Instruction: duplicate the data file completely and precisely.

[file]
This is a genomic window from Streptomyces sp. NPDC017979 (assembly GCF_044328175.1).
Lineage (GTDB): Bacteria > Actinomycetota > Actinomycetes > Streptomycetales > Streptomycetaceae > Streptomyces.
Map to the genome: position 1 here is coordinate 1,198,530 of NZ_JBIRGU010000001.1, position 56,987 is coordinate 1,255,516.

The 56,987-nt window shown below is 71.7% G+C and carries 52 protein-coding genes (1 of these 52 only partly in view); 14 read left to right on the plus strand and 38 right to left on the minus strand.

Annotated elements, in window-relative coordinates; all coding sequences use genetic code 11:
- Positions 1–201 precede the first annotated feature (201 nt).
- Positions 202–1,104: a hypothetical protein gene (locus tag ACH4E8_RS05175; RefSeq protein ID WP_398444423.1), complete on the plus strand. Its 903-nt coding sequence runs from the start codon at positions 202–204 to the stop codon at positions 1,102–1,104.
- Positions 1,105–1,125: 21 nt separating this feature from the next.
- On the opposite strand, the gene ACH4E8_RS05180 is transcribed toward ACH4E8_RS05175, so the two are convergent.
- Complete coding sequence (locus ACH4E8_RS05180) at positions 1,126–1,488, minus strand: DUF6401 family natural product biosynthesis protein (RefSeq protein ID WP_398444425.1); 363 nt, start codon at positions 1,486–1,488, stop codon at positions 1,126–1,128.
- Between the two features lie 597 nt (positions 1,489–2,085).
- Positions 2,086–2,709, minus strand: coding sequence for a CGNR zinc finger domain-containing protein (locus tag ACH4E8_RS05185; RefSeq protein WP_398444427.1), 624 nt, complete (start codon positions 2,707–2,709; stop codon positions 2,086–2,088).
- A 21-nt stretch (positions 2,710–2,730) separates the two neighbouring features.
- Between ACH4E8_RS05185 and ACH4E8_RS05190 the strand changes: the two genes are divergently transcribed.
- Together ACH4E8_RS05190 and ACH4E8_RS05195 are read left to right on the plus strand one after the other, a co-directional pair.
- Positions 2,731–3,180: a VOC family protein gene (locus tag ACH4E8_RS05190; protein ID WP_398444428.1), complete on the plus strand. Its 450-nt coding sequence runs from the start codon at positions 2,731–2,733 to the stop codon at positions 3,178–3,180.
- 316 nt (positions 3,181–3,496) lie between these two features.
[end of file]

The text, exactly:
This is a genomic window from Streptomyces sp. NPDC017979 (assembly GCF_044328175.1).
Lineage (GTDB): Bacteria > Actinomycetota > Actinomycetes > Streptomycetales > Streptomycetaceae > Streptomyces.
Map to the genome: position 1 here is coordinate 1,198,530 of NZ_JBIRGU010000001.1, position 56,987 is coordinate 1,255,516.

The 56,987-nt window shown below is 71.7% G+C and carries 52 protein-coding genes (1 of these 52 only partly in view); 14 read left to right on the plus strand and 38 right to left on the minus strand.

Annotated elements, in window-relative coordinates; all coding sequences use genetic code 11:
- Positions 1–201 precede the first annotated feature (201 nt).
- Positions 202–1,104: a hypothetical protein gene (locus tag ACH4E8_RS05175; RefSeq protein ID WP_398444423.1), complete on the plus strand. Its 903-nt coding sequence runs from the start codon at positions 202–204 to the stop codon at positions 1,102–1,104.
- Positions 1,105–1,125: 21 nt separating this feature from the next.
- On the opposite strand, the gene ACH4E8_RS05180 is transcribed toward ACH4E8_RS05175, so the two are convergent.
- Complete coding sequence (locus ACH4E8_RS05180) at positions 1,126–1,488, minus strand: DUF6401 family natural product biosynthesis protein (RefSeq protein ID WP_398444425.1); 363 nt, start codon at positions 1,486–1,488, stop codon at positions 1,126–1,128.
- Between the two features lie 597 nt (positions 1,489–2,085).
- Positions 2,086–2,709, minus strand: coding sequence for a CGNR zinc finger domain-containing protein (locus tag ACH4E8_RS05185; RefSeq protein WP_398444427.1), 624 nt, complete (start codon positions 2,707–2,709; stop codon positions 2,086–2,088).
- A 21-nt stretch (positions 2,710–2,730) separates the two neighbouring features.
- Between ACH4E8_RS05185 and ACH4E8_RS05190 the strand changes: the two genes are divergently transcribed.
- Together ACH4E8_RS05190 and ACH4E8_RS05195 are read left to right on the plus strand one after the other, a co-directional pair.
- Positions 2,731–3,180: a VOC family protein gene (locus tag ACH4E8_RS05190; protein ID WP_398444428.1), complete on the plus strand. Its 450-nt coding sequence runs from the start codon at positions 2,731–2,733 to the stop codon at positions 3,178–3,180.
- 316 nt (positions 3,181–3,496) lie between these two features.